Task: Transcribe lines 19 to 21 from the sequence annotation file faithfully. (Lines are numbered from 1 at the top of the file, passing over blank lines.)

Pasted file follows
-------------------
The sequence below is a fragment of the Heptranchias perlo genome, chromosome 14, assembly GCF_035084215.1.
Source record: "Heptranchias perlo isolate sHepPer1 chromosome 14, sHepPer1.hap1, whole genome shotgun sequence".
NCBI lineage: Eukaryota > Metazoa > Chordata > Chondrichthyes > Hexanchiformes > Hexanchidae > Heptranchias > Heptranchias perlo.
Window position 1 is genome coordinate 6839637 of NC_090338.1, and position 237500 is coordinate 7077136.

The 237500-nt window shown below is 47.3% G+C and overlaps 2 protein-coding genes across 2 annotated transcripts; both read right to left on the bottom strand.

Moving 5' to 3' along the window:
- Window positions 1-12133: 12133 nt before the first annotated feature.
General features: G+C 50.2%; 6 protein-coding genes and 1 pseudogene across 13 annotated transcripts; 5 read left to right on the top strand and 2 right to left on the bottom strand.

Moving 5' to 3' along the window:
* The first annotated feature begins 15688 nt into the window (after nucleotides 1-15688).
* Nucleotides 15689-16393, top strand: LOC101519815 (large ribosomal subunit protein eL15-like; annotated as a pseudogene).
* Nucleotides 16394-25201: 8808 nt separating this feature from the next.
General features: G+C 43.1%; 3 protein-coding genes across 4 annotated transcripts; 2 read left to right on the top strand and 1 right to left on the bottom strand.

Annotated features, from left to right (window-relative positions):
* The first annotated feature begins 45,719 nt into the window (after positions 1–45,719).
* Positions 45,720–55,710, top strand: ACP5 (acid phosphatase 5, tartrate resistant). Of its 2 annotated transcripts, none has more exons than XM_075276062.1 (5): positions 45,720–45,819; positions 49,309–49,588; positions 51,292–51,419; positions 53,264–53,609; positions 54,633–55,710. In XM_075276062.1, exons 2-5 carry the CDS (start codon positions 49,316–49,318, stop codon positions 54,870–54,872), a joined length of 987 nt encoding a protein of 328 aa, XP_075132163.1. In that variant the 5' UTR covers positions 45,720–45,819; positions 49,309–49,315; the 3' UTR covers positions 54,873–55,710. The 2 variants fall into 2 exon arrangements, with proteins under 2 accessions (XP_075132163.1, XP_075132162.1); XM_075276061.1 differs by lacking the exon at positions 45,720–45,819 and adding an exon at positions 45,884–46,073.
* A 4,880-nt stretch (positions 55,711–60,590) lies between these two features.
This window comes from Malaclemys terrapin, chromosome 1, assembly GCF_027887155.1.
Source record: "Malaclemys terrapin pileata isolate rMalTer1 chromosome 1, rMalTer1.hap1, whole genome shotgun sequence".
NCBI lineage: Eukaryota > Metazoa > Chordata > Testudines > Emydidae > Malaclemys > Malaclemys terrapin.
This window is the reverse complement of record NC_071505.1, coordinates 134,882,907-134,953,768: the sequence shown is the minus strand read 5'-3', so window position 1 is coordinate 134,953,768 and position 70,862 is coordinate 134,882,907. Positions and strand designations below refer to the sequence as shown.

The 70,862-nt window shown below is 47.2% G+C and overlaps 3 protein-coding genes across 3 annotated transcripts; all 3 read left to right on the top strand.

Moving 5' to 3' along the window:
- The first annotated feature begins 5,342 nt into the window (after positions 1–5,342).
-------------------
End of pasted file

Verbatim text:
Source record: "Malaclemys terrapin pileata isolate rMalTer1 chromosome 1, rMalTer1.hap1, whole genome shotgun sequence".
NCBI lineage: Eukaryota > Metazoa > Chordata > Testudines > Emydidae > Malaclemys > Malaclemys terrapin.
This window is the reverse complement of record NC_071505.1, coordinates 134,882,907-134,953,768: the sequence shown is the minus strand read 5'-3', so window position 1 is coordinate 134,953,768 and position 70,862 is coordinate 134,882,907. Positions and strand designations below refer to the sequence as shown.